Combining History and Fiction
Uprooted is set in Chicago in June 1860. As I searched for a way to describe the city, its newspaper, The Press and Tribune, seemed an excellent place to start. I didn’t expect to find an event that would become part of the novel, but being from Kansas and having lived in two towns that experienced tornadoes, the story of the tornado that wiped out Camanche, Iowa, and other towns in its path caught my eye and my heart.
It caught Hannah True’s heart too. Her life had been uprooted because her father’s will left her without a home or income, but when she read about the death and destruction caused by the monster tornado, she understood what true loss was.
Then as now, communities came together to help the survivors of this monster storm, originally reported to have traveled one hundred miles, but days later, the distance was corrected:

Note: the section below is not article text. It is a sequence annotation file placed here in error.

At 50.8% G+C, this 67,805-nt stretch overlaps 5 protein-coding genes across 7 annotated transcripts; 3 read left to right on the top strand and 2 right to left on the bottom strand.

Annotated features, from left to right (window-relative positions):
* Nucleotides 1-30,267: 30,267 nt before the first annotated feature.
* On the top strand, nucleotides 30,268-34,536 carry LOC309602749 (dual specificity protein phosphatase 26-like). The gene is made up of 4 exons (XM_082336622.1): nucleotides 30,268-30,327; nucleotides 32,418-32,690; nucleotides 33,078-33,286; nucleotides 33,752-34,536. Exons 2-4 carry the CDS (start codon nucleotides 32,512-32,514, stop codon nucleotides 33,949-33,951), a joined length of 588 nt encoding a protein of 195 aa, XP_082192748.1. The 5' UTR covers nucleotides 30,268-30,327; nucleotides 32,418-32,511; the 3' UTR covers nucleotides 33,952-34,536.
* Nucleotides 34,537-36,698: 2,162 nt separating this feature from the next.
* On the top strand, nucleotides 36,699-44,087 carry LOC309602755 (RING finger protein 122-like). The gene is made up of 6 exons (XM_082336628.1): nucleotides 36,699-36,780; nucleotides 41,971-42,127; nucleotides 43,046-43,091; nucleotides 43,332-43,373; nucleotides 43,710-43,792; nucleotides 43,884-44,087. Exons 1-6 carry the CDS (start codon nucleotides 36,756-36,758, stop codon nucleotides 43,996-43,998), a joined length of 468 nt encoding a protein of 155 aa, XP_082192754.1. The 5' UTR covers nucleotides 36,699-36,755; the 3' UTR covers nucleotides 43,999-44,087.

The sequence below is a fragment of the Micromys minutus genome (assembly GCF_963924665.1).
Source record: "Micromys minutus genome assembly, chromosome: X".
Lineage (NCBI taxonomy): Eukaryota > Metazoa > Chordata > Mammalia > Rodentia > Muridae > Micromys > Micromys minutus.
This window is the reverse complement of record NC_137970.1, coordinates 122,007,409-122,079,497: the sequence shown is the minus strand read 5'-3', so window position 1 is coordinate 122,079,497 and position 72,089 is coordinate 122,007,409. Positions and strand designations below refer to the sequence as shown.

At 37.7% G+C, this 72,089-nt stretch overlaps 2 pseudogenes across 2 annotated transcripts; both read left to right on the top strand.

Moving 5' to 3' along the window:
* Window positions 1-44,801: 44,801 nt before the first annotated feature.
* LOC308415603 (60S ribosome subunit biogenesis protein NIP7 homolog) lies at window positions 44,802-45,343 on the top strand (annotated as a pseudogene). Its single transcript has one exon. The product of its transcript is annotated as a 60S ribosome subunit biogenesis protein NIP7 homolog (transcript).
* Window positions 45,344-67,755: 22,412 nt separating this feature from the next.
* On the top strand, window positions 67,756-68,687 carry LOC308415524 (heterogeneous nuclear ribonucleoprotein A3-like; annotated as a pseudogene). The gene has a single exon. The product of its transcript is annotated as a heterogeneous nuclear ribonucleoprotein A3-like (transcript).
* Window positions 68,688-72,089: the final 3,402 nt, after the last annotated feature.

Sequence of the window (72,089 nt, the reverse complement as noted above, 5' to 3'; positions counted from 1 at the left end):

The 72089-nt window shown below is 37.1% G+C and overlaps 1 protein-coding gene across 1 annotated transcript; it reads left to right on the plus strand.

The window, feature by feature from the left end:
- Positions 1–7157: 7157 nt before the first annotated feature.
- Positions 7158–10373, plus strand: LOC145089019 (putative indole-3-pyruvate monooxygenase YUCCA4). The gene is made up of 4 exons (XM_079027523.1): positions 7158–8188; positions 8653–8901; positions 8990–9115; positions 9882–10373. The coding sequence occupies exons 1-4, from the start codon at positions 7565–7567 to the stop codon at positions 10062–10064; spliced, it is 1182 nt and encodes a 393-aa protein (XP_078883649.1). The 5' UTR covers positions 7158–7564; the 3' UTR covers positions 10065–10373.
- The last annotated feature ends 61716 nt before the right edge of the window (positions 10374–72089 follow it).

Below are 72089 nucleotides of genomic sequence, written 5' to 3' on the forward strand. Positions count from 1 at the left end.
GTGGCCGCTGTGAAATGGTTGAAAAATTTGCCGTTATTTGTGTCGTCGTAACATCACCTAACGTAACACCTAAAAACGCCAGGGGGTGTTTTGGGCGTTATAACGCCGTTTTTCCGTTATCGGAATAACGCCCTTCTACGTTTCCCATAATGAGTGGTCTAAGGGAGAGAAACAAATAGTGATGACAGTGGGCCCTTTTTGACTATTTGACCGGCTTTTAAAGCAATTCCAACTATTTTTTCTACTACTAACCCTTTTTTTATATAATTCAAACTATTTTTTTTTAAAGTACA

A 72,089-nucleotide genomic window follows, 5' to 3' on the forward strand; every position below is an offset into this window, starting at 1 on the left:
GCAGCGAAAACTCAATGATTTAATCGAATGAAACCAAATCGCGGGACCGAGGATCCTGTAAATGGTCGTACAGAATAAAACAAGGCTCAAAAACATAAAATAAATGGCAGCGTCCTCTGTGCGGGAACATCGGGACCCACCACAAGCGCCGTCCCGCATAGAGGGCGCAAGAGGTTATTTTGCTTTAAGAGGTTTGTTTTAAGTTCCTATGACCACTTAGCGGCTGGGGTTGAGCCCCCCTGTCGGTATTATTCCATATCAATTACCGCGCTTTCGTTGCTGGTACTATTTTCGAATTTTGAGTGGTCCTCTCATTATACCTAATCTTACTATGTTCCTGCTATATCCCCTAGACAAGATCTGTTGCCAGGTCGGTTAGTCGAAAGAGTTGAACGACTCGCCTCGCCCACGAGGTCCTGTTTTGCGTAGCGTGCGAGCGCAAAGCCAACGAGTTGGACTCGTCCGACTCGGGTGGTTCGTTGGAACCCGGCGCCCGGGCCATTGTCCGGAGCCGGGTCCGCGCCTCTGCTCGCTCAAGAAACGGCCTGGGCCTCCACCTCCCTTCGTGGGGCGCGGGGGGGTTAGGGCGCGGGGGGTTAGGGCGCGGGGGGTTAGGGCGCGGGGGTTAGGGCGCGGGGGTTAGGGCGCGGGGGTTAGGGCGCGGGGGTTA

“…each day has added to the news of the disaster, each mail has brought us fresh accession to the horrors of a Sunday evening when a fiercer tornado than ever in the memory of man visited the tropics, passed over an extent of country, as it now seems from Western Iowa across Illinois, across the lake and thence into the heart of Michigan, a distance of upwards of four hundred miles.”
“The Great Tornado,” The Press and Tribune, Chicago, Monday, June 11, 1860
Woven into the novel are some of the efforts Chicagoans made to help the victims of this devastating event.